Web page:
I'm about twelve hours into No Man's Sky, and while I'm incredibly impressed with the game, I have mixed feelings about it. Indeed, I'm beginning to wonder whether I might well be one of the people Hello Games' managing director Sean Murray was talking about when he said, "This game might not be for everyone, I expect it to be super divisive," on his company's blog a few days ago.
What's clear from the get-go is that No Man's Sky is a slow-burn game. It takes a few hours to get properly started, during which time you trudge about a planet looking for the requisite resources to enable you to not only fix your ship's broken drive, but also fuel it up so that you can take off. Mining these resources is done using a gun-like multi-tool that blasts rocks and flora into elements that you can then collect. But watch out for your limited inventory – that quickly gets filled if you're not careful, requiring management of your resources between what you can store on your ship, and in your exo-suit.
Another thing you need to watch out for are sentinels. This I discovered by trial and error while happily mining resources some distance away from my ship. All of a sudden, I started being attacked by one of these floating robots without warning. I've since learned that they patrol No Man's Sky's universe and attack those who are too greedy with their mining efforts. Unfortunately for me, that resulted in my first death: My mining multi-tool ran out of fuel so I couldn't defend myself, and before I could figure out how to recharge it, I was pushing up daisies.
During the long walk back to my body (I wasn't going to let all the resources I'd collected go to waste) I spent time admiring the flora and fauna, while wishing I could perambulate just a little faster. Sure, I can run in short bursts, but overall the speed at which you move around in No Man's Sky is just a little too slow for my liking. This was further compounded when I finally located the element that I desperately needed to fix my ship with my scanner, and it was a ten-minute walk away.
Twenty minutes later I was back at my ship, finally fixing it up. But I needed more plutonium to refuel its engines, so I wandered back out into the wilderness to search for it. It took a while, but I eventually collected enough to gas up my ship, and with great excitement took off for the heavens. After flying out into space, I opened up the galactic map and picked a random location to jump to… and then watched in dismay as the game crashed on me.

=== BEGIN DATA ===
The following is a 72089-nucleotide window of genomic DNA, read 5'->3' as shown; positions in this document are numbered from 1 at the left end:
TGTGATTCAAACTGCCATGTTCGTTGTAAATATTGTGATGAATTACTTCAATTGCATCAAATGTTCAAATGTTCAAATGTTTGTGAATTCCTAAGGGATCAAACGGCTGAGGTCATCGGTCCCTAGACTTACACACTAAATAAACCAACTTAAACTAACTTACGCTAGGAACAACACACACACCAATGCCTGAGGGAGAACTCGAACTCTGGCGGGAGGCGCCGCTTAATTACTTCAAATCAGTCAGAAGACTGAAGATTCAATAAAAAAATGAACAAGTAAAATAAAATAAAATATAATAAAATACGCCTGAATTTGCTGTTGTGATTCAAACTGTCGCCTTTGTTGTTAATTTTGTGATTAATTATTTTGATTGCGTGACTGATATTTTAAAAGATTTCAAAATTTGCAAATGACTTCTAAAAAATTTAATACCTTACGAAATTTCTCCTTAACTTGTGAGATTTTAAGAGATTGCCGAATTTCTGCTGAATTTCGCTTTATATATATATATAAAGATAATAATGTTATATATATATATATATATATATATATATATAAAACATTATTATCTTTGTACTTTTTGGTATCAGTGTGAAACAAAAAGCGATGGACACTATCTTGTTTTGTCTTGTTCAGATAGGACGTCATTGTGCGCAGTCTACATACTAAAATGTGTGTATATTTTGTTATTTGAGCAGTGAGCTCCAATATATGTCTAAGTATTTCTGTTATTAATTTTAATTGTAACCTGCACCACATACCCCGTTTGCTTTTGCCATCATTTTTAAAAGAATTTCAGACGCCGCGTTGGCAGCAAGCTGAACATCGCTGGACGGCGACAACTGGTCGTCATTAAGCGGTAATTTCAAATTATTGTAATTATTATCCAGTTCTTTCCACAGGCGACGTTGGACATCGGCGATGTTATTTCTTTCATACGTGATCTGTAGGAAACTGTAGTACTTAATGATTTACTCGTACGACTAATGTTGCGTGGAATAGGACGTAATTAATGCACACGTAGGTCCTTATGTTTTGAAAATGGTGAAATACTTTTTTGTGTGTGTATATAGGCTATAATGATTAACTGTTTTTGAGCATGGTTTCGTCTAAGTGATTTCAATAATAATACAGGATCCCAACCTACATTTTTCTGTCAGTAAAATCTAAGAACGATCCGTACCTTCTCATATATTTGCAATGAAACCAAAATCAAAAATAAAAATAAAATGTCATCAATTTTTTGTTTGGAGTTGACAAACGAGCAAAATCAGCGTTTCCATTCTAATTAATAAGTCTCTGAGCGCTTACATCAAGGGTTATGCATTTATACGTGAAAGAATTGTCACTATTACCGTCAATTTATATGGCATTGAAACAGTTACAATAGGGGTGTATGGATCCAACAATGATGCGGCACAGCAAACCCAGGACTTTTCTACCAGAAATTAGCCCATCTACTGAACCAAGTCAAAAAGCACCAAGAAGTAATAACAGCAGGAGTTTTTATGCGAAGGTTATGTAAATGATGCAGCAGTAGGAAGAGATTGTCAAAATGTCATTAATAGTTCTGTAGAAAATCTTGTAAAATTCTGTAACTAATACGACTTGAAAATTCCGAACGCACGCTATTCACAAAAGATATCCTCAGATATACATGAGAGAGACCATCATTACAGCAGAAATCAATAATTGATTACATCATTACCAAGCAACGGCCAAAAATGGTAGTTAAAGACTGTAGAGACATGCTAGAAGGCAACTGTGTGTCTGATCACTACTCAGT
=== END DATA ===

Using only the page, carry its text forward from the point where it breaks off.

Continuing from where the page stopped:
Unfortunately, my last save was the point where I'd fixed up my ship, but still needed plutonium to refuel it, so I had to go and collect it all again. That definitely wasn't fun, but it did teach me a lesson: always hop in and out of your ship whenever you've collected something useful, or are about to take off to make sure you save your game. I've since had a couple more crashes, and have been thankful that I've saved often.
Over the next few hours, I slowly started getting my head around No Man's Sky's fundamentals. Resources play a hugely important role in the game: Your ship's systems, multi-tool, and space suit constantly consume them. Fortunately, the elements needed to recharge your technology are fairly abundant, but I do find the mechanics of having to collect resources to keep everything functional a little tiresome. Sure, it's realistic, but to me it feels like busy work.
The other reason to collect resources is so that you can craft new items to upgrade your tech. I'm finding the whole crafting system a little vague, and so far I'm not sure which recipes I should be using, and which ones I shouldn't. What's clear, however, is that crafting is a fundamental part of the game, and that if you want to survive extreme planets, travel longer distances, and be effective in battle with space pirates, you need to constantly upgrade your technology. Of course, this means collecting the requisite elements, which requires an investment of time and effort to do so. Words like "farming" and "grinding" spring to mind here – gameplay that isn't particularly fun, but necessary if you're going to make any headway into the game.
However, while I'm not exactly enamored with the resource collecting and crafting side of the game, I've enjoyed its exploration. I've spent a lot of time just hopping from planet to planet, following the somewhat vague breadcrumb trail that the game lays out – or at least feels like it's laying out. I've entered buildings and talked to aliens, broken into manufacturing plants, visited mysterious ruins, and generally done a lot of wandering around. I'm not sure how much of this has advanced my cause, but I've just got a kick out of aimlessly meandering around and traveling to whatever points of interest my system scans throw up.